This is different, he thinks, than Snape had once acted, but he can’t get rid of the unshakable feeling inside that nothing really changes, and as day turns to night and then to day again, he wonders how time can keep moving forward. Hogwarts was not meant to exist like this and those who seek its shelter in its current state surely aren’t meant to exist either. Draco tells himself it’s foolish to think such things, but a niggling voice in the back of his mind whispers that there’s some truth hidden in instinct, even in madness, because such things keep men alive sometimes even when the strongest spells fail, but Draco doesn’t care about being alive, or he won’t when he learns how to stay in the world no matter what happens, and early in the morning, while Snape still sleeps, he decides to visit Myrtle.

When he pushes open the cubicle door to find Myrtle floating above her toilet, he’s almost surprised that she doesn’t turn herself to look at him or shift just a bit forward to be looked at by him. She seems to curl in on herself and burry her face in the folds of her robes, but this does little to hide her, as he can see through both her robes and her face to the wall directly behind her. “It was today,” she says, looking utterly pathetic. “It was today that it— that I—”

“That you died?” Draco asks in a voice harsher than the one that should be used to discuss such matters, and he slumps against the cubicle wall to wait for her screams or sobs, but she only wipes her eyes and glares, and while he glares back he wonders if it’s only the effect of her expression or if she looks just a bit older than she had when they first met, and he wonders if it’s the effect of her being doubled over as she is that makes her seem brighter than before.

“Yes,” she says finally in a voice just as harsh as his had been. “You’re just horrible, aren’t you, reminding me like that, as if I could ever forget.”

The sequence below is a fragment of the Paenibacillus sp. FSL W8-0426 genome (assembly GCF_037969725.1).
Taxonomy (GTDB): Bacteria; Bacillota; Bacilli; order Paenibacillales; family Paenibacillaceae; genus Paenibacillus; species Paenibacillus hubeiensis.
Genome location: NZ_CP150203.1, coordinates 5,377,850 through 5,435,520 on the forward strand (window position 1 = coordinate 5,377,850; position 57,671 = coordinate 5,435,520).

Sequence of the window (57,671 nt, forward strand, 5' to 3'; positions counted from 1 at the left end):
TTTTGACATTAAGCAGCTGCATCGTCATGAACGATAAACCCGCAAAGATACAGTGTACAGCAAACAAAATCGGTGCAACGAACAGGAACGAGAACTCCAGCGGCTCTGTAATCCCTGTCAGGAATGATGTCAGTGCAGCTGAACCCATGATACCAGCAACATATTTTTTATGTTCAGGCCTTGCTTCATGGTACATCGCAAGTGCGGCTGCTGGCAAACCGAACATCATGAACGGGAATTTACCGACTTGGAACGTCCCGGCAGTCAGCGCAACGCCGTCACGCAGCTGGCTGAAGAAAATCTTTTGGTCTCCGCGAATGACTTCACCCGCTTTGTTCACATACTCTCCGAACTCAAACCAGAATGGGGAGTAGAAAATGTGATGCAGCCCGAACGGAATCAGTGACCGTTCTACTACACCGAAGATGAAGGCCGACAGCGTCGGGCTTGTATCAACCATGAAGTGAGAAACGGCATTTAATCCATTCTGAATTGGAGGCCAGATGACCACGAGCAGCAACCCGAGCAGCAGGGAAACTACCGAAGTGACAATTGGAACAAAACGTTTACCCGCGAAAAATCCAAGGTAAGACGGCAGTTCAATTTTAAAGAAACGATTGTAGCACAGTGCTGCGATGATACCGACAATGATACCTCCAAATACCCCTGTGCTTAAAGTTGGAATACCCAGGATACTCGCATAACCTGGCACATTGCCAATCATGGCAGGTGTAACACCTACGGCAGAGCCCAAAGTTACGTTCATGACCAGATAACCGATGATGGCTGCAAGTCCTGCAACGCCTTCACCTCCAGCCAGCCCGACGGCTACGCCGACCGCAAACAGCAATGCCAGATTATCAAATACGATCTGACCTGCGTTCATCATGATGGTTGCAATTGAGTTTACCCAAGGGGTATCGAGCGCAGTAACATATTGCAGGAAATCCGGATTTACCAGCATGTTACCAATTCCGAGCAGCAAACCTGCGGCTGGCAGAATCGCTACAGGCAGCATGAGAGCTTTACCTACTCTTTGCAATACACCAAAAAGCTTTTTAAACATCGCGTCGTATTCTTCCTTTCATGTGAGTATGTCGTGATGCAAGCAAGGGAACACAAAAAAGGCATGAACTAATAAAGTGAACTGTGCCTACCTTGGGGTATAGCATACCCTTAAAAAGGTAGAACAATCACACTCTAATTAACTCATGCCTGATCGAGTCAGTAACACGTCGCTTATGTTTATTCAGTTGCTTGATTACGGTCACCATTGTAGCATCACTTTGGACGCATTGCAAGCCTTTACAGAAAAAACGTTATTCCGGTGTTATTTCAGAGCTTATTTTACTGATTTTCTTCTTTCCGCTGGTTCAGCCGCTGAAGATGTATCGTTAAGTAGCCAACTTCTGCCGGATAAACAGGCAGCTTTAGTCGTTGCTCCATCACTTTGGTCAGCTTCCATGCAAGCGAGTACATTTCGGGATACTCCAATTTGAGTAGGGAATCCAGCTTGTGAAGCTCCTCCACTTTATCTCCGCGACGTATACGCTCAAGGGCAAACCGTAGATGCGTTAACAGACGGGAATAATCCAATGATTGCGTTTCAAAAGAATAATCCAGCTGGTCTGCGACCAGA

“But you do forget sometimes . . . don’t you?” he asks, remembering a conversation that now seems years behind them both. “You said that you forget—”

“I was younger than you are now,” she says, swaying slightly and doing what she can to avoid his eyes. “I almost knew it would happen. I was very unlucky, and of course no one cared.” She floats a bit higher and turns her back to him and looks up to the ceiling. Her shoulders shake with each fit of sobs, and Draco takes a step back, wanting to leave silently but instead collides with the door that has swung shut behind him and nearly topples over onto the floor when it becomes too hard to keep his feet steady on the floor. “Yes,” Myrtle snaps, turning on him at a speed that would have been impossible for a real living person with bones and legs the kind of imperfect balance that makes Draco feel as if he might fall over even when he’s standing still. “I do forget sometimes,” she says, “and that’s the worst part—forgetting and then remembering. It’s like dying all over again.”

“Sorry,” he says. He’s apologized to her before— pretended to apologize as he does again, and it hadn’t really worked, and he doesn’t think it will work this time, because she’s no different now than she was, and her moods seems worse than ever, but instead of shrieking or diving down into her toilet to weep for hours alone in one of the bends of the pipes, she shrugs slightly and nods and floats just a few inches lower.